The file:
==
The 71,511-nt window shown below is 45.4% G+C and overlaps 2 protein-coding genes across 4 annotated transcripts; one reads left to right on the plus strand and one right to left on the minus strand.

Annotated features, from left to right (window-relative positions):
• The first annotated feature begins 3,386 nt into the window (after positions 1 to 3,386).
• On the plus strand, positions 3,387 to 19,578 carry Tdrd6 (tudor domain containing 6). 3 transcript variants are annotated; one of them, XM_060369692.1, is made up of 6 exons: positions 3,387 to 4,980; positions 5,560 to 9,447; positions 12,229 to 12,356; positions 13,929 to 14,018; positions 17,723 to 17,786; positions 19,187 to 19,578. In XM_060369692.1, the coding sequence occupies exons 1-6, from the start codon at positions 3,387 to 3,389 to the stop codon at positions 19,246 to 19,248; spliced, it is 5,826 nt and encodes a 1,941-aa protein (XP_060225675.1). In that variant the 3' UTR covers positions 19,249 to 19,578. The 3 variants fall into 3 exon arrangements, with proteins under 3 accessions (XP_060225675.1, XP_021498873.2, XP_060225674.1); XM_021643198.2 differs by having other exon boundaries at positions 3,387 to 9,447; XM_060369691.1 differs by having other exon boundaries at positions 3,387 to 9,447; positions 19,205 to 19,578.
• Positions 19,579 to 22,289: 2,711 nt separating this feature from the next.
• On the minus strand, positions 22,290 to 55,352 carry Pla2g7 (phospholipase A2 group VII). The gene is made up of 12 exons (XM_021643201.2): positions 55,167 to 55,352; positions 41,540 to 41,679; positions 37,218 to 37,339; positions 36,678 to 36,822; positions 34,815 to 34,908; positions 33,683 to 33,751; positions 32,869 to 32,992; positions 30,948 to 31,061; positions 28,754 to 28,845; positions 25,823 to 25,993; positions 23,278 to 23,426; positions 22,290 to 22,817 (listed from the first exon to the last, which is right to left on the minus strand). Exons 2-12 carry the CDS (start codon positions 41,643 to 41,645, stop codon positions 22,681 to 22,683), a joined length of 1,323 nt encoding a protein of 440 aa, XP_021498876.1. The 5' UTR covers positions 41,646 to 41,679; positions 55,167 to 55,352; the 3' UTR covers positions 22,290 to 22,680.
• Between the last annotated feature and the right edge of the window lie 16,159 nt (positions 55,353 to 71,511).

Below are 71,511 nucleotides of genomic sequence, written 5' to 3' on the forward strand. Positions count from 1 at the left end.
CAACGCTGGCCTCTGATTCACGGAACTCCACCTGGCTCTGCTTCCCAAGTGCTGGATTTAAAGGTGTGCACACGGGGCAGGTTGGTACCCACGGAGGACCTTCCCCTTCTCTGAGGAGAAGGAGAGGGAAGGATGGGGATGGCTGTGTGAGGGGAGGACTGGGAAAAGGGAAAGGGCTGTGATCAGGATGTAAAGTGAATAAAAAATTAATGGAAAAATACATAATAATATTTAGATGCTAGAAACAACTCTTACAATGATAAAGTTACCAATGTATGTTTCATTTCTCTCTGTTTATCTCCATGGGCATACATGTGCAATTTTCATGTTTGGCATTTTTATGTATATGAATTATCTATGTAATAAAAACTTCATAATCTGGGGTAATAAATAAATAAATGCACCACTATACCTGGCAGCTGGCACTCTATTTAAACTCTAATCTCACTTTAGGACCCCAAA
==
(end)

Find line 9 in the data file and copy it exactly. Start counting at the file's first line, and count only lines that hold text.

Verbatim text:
CAACGCTGGCCTCTGATTCACGGAACTCCACCTGGCTCTGCTTCCCAAGTGCTGGATTTAAAGGTGTGCACACGGGGCAGGTTGGTACCCACGGAGGACCTTCCCCTTCTCTGAGGAGAAGGAGAGGGAAGGATGGGGATGGCTGTGTGAGGGGAGGACTGGGAAAAGGGAAAGGGCTGTGATCAGGATGTAAAGTGAATAAAAAATTAATGGAAAAATACATAATAATATTTAGATGCTAGAAACAACTCTTACAATGATAAAGTTACCAATGTATGTTTCATTTCTCTCTGTTTATCTCCATGGGCATACATGTGCAATTTTCATGTTTGGCATTTTTATGTATATGAATTATCTATGTAATAAAAACTTCATAATCTGGGGTAATAAATAAATAAATGCACCACTATACCTGGCAGCTGGCACTCTATTTAAACTCTAATCTCACTTTAGGACCCCAAA